Step inside the diamond market in Surat, where billions worth of the precious stone circulate every month. There are serious concerns about both security and origins.
SURAT - At 6 p.m. in Madharpura, one of the diamond bazaars in this thriving city in southwestern India, it’s so jam-packed that it’s hard to walk between the parked motorbikes, vendors selling nuts and small temples from which incense emerges.
Ramesh, 55, sitting on the saddle of his Honda motorbike, uses a magnifying glass to examine a shimmering mini pile that sits on a blue card. In a quick movement, he folds up the packet and stuffs it into a huge pocket underneath his shirt. He then writes a few figures on a torn-off piece of paper and hands it to the supplier. A nod of approval, and the deal is done.
Ramesh is one of some 10,000 dealers in Surat, the second-biggest city in the prosperous state of Gujarat where Mahatma Gandhi was born and raised, on India's western coast. This chaotic city is not only home to five million inhabitants, but is also where 90% of the world’s diamonds are chosen, cut, and polished.
These dusty streets are where $73 million worth of diamonds pass daily -- an impenetrable web of brokers, import-export outfits, workshops, and couriers. The turnover of Surat’s diamond industry is about $14 billion annually, employing nearly half a million people working for some 4,000 businesses, large and small. It accounts for 8% of Indian exports, mainly heading to the U.S., Hong Kong and the United Arab Emirates.
Thanks to the low cost of labor and brokerage services, India has now become the world’s center for rough diamonds, overtaking Antwerp in Belgium which had traditionally always been the unofficial headquarters to the global diamond industry.
There are plenty of advantages that a prosperous industry like this brings, yet there’s also the tricky question of security. The mega heist at Brussels airport on February 19, when $50 million worth of diamonds were stolen, “would never happen here,” declares Rohit Mehta, ex-president of the Surat Diamond Association (SDA), and current head of the Chamber of Commerce of South Gujarat. “The market is very spread out and there are never huge amounts of merchandise in just one place. From the outside it might seem vulnerable, but in reality everyone knows each other and for a thief it would be very difficult to get away with it here.”
The brokers call each other “brother,” adding the Hindi word after each other’s name: “Babu bhai”, “Ganesh bhai”, “Lallu bhai.” They keep the merchandise in special vests with pockets that they wear underneath their t-shirts, sitting all day on their bikes with “swollen” bellies of invisible bags of cash.
The real work, however, takes place in small rooms where there are four or five workers sitting on the ground, each one specialized in one of the complex procedures that changes black coal into sparkling gems. Almost all of those who we spoke to assure that in Surat, there hasn’t ever been even a single stone unaccounted for.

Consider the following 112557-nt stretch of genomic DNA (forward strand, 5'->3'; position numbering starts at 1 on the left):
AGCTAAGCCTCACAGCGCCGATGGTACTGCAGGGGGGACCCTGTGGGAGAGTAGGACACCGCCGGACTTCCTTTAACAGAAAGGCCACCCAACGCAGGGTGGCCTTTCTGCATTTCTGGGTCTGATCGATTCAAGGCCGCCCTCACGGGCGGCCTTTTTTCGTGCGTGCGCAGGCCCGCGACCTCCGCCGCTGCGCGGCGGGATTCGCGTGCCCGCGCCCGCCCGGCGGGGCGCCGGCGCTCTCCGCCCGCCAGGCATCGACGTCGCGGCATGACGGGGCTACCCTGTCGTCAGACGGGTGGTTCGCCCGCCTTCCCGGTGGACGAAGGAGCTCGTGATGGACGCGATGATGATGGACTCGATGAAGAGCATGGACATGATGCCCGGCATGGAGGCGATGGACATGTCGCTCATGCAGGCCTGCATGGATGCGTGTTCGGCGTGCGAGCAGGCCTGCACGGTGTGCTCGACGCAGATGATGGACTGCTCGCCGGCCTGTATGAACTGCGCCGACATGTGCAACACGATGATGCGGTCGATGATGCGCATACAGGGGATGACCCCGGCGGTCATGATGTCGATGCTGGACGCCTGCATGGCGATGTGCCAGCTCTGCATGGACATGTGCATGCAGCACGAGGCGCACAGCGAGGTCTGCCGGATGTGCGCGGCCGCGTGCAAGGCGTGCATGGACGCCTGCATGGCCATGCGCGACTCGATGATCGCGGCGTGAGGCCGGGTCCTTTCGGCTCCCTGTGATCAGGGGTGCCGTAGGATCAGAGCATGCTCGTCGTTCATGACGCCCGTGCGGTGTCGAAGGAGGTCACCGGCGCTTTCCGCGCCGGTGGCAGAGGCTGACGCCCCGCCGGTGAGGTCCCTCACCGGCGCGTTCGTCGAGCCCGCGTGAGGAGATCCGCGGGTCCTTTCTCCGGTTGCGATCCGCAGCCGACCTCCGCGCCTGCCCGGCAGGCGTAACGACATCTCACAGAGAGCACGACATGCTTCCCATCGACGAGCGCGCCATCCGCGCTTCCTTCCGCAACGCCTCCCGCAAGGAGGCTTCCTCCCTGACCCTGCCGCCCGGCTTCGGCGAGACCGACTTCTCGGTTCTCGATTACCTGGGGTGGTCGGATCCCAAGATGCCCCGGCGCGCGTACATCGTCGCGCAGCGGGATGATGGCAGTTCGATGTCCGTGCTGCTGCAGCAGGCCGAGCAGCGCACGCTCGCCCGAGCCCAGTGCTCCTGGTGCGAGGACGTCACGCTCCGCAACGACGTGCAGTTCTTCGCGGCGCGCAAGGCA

Nearby, in the small police station in Madharpura, several officers are watching a Bollywood film. Yet if you fine-comb the local news, you can see that recently the boss of a workshop was stabbed, and that last year some of the intermediaries were robbed by fake clients in a hotel. However, this is mere trifle if you consider the huge amounts of money and diamonds concentrated in just a few square kilometers.
For the police, the main worry seems to be the threat of terrorism that, from time to time, rears its head in India. The last serious hit was in Mumbai in 2011, in the jewelry neighborhood of the Opera House, where the cut diamonds from Gujarat were being moved to.
“We've installed 140 CCTV cameras and soon we’ll put in another 500,” says deputy police commissioner S.M. Katara, adding that the diamond companies are paying for the extra security.
While some of the family-run workshops often don’t even have a door, the six-floor building of Sanghavi Export International Ltd -- one of Surat's largest worldwide exporters -- has a complex security system similar to a bank's, with all visitors photographed before entry.
“The heist in Brussels was the work of a professional gang which, luckily, doesn’t exist here in Gujarat where the diamond business is in the hands of a restricted community of people,” says Aagam Sanghavi from his office. Sanghavi’s family also owns the Indian Diamond Institute, a training school that turns out more than a thousand students a year.
Still, according to a recent investigation by a weekly Indian paper, there’s also the illegal business of “blood diamonds” -- diamonds mined in conflict zones, often in Africa, and sold to finance an insurgency or warlord. They are sold with a discount of up to 30% and mixed with the “clean” ones that are properly certified by the Kimberley Process.
“In this market, you see everything, from blood diamonds to dirty money to tax evasion,” says Dr. Pradip Marin, who has a church-funded clinic near to the Mini Bazaar. He tells us about the danger that the workers have of losing their sight, spending hours bending over tables to examine the gems: “By the age of 40, they all already have cataracts,” he says. “A while ago, they brought me a boy who was stabbed by his boss because they thought he had been stealing.”
With a hint of bitterness he concludes: “The workers earn their bosses a ton of money, then the bosses donate it to the temple.”